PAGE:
The Chartered Institute of Logistics and Transport (CILT) UK has criticised the way in which Liverpool’s bus lane suspension trial is being conducted and called for the Mayor of Liverpool to terminate it.

While a review of the effectiveness of the city’s bus lanes is perfectly justifiable, admits the CILT, the evidence used in reaching the decision to suspend all the city’s bus lanes was, it claims, “rushed through and based on evidence that was flawed and suffered from a severe data deficit”.

Austin Birks, chairman of the CILT’s Bus and Coach Forum, said a clear rationale for the trial, which started in October and is scheduled to run for nine months, was “plainly lacking”.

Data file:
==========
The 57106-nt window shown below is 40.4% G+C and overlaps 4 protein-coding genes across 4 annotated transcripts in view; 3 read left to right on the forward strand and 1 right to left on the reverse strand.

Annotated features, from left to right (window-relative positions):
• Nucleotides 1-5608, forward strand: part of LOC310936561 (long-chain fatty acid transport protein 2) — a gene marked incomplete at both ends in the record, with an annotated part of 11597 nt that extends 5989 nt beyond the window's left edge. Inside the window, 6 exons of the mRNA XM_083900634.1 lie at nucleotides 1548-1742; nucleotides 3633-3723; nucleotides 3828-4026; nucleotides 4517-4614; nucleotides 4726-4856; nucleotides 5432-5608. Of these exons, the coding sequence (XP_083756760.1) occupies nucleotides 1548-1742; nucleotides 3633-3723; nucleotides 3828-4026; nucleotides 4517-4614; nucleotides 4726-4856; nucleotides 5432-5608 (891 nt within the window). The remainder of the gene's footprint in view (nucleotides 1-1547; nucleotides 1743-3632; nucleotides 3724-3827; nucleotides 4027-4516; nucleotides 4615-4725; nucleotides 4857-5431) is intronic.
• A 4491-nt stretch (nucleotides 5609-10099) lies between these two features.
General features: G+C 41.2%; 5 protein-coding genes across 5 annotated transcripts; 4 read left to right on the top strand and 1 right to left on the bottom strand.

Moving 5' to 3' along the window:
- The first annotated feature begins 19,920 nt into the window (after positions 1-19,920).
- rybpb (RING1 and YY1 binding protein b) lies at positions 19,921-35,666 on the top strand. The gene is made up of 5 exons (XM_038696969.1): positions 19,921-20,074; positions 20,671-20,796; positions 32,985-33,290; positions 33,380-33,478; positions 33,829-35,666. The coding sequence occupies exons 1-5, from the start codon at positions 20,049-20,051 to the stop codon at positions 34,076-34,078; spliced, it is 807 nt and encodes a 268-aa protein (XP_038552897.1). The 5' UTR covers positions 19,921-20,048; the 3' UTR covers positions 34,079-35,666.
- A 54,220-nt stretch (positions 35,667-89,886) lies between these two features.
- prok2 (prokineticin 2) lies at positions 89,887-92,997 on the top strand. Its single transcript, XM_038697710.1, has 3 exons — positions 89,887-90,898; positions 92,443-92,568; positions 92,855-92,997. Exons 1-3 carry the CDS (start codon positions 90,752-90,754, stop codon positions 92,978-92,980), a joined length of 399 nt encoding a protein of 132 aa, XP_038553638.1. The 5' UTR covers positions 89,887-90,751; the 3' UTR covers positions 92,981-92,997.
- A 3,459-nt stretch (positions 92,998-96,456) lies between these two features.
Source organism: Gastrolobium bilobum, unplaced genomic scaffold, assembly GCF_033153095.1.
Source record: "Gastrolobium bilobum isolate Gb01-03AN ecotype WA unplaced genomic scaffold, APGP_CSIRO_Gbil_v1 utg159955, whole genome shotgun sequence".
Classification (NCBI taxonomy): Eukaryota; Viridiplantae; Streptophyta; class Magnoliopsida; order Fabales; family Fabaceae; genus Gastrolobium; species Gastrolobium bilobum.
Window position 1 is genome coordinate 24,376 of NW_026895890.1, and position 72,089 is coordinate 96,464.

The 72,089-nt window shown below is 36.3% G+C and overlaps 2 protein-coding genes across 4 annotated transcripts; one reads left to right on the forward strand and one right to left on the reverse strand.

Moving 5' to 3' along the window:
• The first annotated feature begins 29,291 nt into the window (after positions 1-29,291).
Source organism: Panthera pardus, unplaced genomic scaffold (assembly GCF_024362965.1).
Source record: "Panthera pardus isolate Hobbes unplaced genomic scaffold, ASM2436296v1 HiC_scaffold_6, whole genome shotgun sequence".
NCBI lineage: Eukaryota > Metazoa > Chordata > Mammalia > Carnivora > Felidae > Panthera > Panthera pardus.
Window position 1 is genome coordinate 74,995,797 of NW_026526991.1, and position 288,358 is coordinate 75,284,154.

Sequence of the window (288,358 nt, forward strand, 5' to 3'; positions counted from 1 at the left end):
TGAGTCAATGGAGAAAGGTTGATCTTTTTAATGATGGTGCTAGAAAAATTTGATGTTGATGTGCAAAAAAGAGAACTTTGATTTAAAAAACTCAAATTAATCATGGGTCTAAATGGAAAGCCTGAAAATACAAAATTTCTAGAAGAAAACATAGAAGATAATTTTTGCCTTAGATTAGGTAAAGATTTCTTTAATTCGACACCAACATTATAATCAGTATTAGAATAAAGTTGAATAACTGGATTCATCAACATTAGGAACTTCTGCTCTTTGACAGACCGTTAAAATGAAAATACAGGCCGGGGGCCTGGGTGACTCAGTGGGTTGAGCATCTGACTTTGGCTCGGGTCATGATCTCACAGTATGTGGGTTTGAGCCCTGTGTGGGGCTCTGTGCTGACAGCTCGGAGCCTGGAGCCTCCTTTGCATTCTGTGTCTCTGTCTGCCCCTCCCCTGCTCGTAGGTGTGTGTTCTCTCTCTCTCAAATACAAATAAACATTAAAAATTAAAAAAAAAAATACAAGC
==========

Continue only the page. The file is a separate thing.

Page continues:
He added: “We urge the city council and its mayor to terminate what appears to be an ill-considered experiment before any greater damage is done to the city’s reputation as a competent local highway authority; to the city’s economy; and to the ability of local bus operators to achieve the reliability required of them by their customers and the traffic commissioners.”

In its formal response to a consultation on the trial, the CILT criticised the review for being based upon traffic flow, rather than person flow, and said a paucity of sufficiently detailed base data on congestion levels along the various routes meant “the information on which to make the required judgements is lacking”.

Malcolm Bingham, FTA head of policy for the north of England, told the FTA still welcomed the trial and wanted to see it run its full course.

“We’re interested to see what the trial produces,” he said. “If you’re going to do a trial, you have to do it for the period you said you would – otherwise why set it?”